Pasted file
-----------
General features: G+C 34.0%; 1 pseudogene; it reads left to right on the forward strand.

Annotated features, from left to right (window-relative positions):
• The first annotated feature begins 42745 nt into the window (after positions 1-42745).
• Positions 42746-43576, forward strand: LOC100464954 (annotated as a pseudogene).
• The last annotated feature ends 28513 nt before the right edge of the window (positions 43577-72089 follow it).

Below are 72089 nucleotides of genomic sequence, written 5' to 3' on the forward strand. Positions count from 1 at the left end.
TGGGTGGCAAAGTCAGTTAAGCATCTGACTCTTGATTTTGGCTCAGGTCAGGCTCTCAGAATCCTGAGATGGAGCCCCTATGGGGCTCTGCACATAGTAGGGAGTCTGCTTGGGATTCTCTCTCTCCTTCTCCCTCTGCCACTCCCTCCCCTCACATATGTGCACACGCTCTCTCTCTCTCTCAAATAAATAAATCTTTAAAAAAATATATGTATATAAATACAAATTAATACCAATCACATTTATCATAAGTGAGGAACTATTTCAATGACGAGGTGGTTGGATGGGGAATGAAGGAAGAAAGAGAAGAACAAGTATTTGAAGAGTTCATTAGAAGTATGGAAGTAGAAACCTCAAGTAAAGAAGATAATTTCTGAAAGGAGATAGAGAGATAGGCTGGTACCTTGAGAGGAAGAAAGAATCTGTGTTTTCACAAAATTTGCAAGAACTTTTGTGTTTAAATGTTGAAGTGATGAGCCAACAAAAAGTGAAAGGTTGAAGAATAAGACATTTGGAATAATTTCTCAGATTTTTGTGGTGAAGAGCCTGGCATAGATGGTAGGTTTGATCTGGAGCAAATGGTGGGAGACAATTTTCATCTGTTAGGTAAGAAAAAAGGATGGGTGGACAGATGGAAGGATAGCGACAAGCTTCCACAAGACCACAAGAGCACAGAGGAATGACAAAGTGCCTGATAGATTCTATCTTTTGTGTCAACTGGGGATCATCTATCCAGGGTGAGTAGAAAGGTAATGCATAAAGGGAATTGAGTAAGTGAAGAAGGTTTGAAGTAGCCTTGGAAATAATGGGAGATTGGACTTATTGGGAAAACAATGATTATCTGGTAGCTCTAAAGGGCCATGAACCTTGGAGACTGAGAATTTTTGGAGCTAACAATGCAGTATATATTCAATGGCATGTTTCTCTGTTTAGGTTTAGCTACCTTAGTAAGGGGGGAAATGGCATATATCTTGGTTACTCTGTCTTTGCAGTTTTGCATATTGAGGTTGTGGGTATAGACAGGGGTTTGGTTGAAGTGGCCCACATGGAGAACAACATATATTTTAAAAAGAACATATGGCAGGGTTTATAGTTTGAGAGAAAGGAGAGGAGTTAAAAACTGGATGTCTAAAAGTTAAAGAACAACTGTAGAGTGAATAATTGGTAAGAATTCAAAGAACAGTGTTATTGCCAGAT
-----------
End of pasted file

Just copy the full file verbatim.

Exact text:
General features: G+C 34.0%; 1 pseudogene; it reads left to right on the forward strand.

Annotated features, from left to right (window-relative positions):
• The first annotated feature begins 42745 nt into the window (after positions 1-42745).
• Positions 42746-43576, forward strand: LOC100464954 (annotated as a pseudogene).
• The last annotated feature ends 28513 nt before the right edge of the window (positions 43577-72089 follow it).

Below are 72089 nucleotides of genomic sequence, written 5' to 3' on the forward strand. Positions count from 1 at the left end.
TGGGTGGCAAAGTCAGTTAAGCATCTGACTCTTGATTTTGGCTCAGGTCAGGCTCTCAGAATCCTGAGATGGAGCCCCTATGGGGCTCTGCACATAGTAGGGAGTCTGCTTGGGATTCTCTCTCTCCTTCTCCCTCTGCCACTCCCTCCCCTCACATATGTGCACACGCTCTCTCTCTCTCTCAAATAAATAAATCTTTAAAAAAATATATGTATATAAATACAAATTAATACCAATCACATTTATCATAAGTGAGGAACTATTTCAATGACGAGGTGGTTGGATGGGGAATGAAGGAAGAAAGAGAAGAACAAGTATTTGAAGAGTTCATTAGAAGTATGGAAGTAGAAACCTCAAGTAAAGAAGATAATTTCTGAAAGGAGATAGAGAGATAGGCTGGTACCTTGAGAGGAAGAAAGAATCTGTGTTTTCACAAAATTTGCAAGAACTTTTGTGTTTAAATGTTGAAGTGATGAGCCAACAAAAAGTGAAAGGTTGAAGAATAAGACATTTGGAATAATTTCTCAGATTTTTGTGGTGAAGAGCCTGGCATAGATGGTAGGTTTGATCTGGAGCAAATGGTGGGAGACAATTTTCATCTGTTAGGTAAGAAAAAAGGATGGGTGGACAGATGGAAGGATAGCGACAAGCTTCCACAAGACCACAAGAGCACAGAGGAATGACAAAGTGCCTGATAGATTCTATCTTTTGTGTCAACTGGGGATCATCTATCCAGGGTGAGTAGAAAGGTAATGCATAAAGGGAATTGAGTAAGTGAAGAAGGTTTGAAGTAGCCTTGGAAATAATGGGAGATTGGACTTATTGGGAAAACAATGATTATCTGGTAGCTCTAAAGGGCCATGAACCTTGGAGACTGAGAATTTTTGGAGCTAACAATGCAGTATATATTCAATGGCATGTTTCTCTGTTTAGGTTTAGCTACCTTAGTAAGGGGGGAAATGGCATATATCTTGGTTACTCTGTCTTTGCAGTTTTGCATATTGAGGTTGTGGGTATAGACAGGGGTTTGGTTGAAGTGGCCCACATGGAGAACAACATATATTTTAAAAAGAACATATGGCAGGGTTTATAGTTTGAGAGAAAGGAGAGGAGTTAAAAACTGGATGTCTAAAAGTTAAAGAACAACTGTAGAGTGAATAATTGGTAAGAATTCAAAGAACAGTGTTATTGCCAGAT